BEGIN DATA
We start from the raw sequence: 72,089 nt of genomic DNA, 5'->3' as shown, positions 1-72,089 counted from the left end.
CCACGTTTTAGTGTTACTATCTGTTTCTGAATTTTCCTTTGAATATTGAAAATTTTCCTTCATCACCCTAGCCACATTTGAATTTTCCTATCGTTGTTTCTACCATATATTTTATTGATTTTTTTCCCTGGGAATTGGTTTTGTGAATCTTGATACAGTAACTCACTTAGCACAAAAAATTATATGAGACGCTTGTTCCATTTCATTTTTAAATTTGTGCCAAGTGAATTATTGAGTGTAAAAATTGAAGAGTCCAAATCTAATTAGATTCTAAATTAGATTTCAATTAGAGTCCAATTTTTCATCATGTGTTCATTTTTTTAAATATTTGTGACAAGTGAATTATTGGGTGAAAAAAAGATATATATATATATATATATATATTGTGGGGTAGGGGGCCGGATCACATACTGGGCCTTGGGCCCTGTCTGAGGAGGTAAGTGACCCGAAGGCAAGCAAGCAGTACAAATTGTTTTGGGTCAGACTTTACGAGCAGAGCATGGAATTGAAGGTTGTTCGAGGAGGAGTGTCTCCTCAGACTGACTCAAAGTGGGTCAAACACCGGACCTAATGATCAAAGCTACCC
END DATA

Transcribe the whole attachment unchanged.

We start from the raw sequence: 72,089 nt of genomic DNA, 5'->3' as shown, positions 1-72,089 counted from the left end.
CCACGTTTTAGTGTTACTATCTGTTTCTGAATTTTCCTTTGAATATTGAAAATTTTCCTTCATCACCCTAGCCACATTTGAATTTTCCTATCGTTGTTTCTACCATATATTTTATTGATTTTTTTCCCTGGGAATTGGTTTTGTGAATCTTGATACAGTAACTCACTTAGCACAAAAAATTATATGAGACGCTTGTTCCATTTCATTTTTAAATTTGTGCCAAGTGAATTATTGAGTGTAAAAATTGAAGAGTCCAAATCTAATTAGATTCTAAATTAGATTTCAATTAGAGTCCAATTTTTCATCATGTGTTCATTTTTTTAAATATTTGTGACAAGTGAATTATTGGGTGAAAAAAAGATATATATATATATATATATATATTGTGGGGTAGGGGGCCGGATCACATACTGGGCCTTGGGCCCTGTCTGAGGAGGTAAGTGACCCGAAGGCAAGCAAGCAGTACAAATTGTTTTGGGTCAGACTTTACGAGCAGAGCATGGAATTGAAGGTTGTTCGAGGAGGAGTGTCTCCTCAGACTGACTCAAAGTGGGTCAAACACCGGACCTAATGATCAAAGCTACCC